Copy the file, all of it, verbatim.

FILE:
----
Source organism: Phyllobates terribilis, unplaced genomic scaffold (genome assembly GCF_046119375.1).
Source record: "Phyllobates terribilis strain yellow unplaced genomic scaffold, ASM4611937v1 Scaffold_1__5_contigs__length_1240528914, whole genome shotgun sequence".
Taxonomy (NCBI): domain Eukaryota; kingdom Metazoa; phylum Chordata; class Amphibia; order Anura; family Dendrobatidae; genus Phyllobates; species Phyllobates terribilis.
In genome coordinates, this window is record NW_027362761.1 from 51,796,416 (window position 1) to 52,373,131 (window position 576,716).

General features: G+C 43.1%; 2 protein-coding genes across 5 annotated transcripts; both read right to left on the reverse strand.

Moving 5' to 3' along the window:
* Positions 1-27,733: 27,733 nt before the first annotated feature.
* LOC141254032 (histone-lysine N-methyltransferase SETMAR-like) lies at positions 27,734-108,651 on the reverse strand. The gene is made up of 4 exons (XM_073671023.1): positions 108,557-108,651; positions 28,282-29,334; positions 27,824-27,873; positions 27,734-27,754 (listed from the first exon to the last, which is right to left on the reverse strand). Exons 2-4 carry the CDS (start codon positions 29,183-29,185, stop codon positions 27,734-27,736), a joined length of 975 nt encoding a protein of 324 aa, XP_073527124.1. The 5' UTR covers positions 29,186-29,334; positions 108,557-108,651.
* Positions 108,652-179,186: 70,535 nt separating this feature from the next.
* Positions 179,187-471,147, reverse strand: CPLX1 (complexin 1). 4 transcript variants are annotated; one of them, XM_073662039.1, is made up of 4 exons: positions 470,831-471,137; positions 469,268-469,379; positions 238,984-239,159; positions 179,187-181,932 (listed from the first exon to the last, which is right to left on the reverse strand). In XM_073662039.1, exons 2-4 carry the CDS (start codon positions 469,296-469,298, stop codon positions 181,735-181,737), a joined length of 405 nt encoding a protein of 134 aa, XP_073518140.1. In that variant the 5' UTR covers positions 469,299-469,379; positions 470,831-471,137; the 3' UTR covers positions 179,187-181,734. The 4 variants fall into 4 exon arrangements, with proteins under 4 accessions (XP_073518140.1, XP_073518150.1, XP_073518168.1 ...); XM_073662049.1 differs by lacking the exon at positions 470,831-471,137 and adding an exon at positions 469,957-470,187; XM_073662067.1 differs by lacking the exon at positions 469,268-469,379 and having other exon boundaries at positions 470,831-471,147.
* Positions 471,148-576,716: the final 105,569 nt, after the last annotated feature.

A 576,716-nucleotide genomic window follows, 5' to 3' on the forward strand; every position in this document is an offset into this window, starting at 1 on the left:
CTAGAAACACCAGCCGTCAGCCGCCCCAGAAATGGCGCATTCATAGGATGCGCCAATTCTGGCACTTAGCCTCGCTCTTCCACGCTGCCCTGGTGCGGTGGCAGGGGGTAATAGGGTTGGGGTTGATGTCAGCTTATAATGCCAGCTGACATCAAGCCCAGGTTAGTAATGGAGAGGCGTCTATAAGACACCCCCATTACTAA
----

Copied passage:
Source organism: Phyllobates terribilis, unplaced genomic scaffold (genome assembly GCF_046119375.1).
Source record: "Phyllobates terribilis strain yellow unplaced genomic scaffold, ASM4611937v1 Scaffold_1__5_contigs__length_1240528914, whole genome shotgun sequence".
Taxonomy (NCBI): domain Eukaryota; kingdom Metazoa; phylum Chordata; class Amphibia; order Anura; family Dendrobatidae; genus Phyllobates; species Phyllobates terribilis.
In genome coordinates, this window is record NW_027362761.1 from 51,796,416 (window position 1) to 52,373,131 (window position 576,716).

General features: G+C 43.1%; 2 protein-coding genes across 5 annotated transcripts; both read right to left on the reverse strand.

Moving 5' to 3' along the window:
* Positions 1-27,733: 27,733 nt before the first annotated feature.
* LOC141254032 (histone-lysine N-methyltransferase SETMAR-like) lies at positions 27,734-108,651 on the reverse strand. The gene is made up of 4 exons (XM_073671023.1): positions 108,557-108,651; positions 28,282-29,334; positions 27,824-27,873; positions 27,734-27,754 (listed from the first exon to the last, which is right to left on the reverse strand). Exons 2-4 carry the CDS (start codon positions 29,183-29,185, stop codon positions 27,734-27,736), a joined length of 975 nt encoding a protein of 324 aa, XP_073527124.1. The 5' UTR covers positions 29,186-29,334; positions 108,557-108,651.
* Positions 108,652-179,186: 70,535 nt separating this feature from the next.
* Positions 179,187-471,147, reverse strand: CPLX1 (complexin 1). 4 transcript variants are annotated; one of them, XM_073662039.1, is made up of 4 exons: positions 470,831-471,137; positions 469,268-469,379; positions 238,984-239,159; positions 179,187-181,932 (listed from the first exon to the last, which is right to left on the reverse strand). In XM_073662039.1, exons 2-4 carry the CDS (start codon positions 469,296-469,298, stop codon positions 181,735-181,737), a joined length of 405 nt encoding a protein of 134 aa, XP_073518140.1. In that variant the 5' UTR covers positions 469,299-469,379; positions 470,831-471,137; the 3' UTR covers positions 179,187-181,734. The 4 variants fall into 4 exon arrangements, with proteins under 4 accessions (XP_073518140.1, XP_073518150.1, XP_073518168.1 ...); XM_073662049.1 differs by lacking the exon at positions 470,831-471,137 and adding an exon at positions 469,957-470,187; XM_073662067.1 differs by lacking the exon at positions 469,268-469,379 and having other exon boundaries at positions 470,831-471,147.
* Positions 471,148-576,716: the final 105,569 nt, after the last annotated feature.

A 576,716-nucleotide genomic window follows, 5' to 3' on the forward strand; every position in this document is an offset into this window, starting at 1 on the left:
CTAGAAACACCAGCCGTCAGCCGCCCCAGAAATGGCGCATTCATAGGATGCGCCAATTCTGGCACTTAGCCTCGCTCTTCCACGCTGCCCTGGTGCGGTGGCAGGGGGTAATAGGGTTGGGGTTGATGTCAGCTTATAATGCCAGCTGACATCAAGCCCAGGTTAGTAATGGAGAGGCGTCTATAAGACACCCCCATTACTAA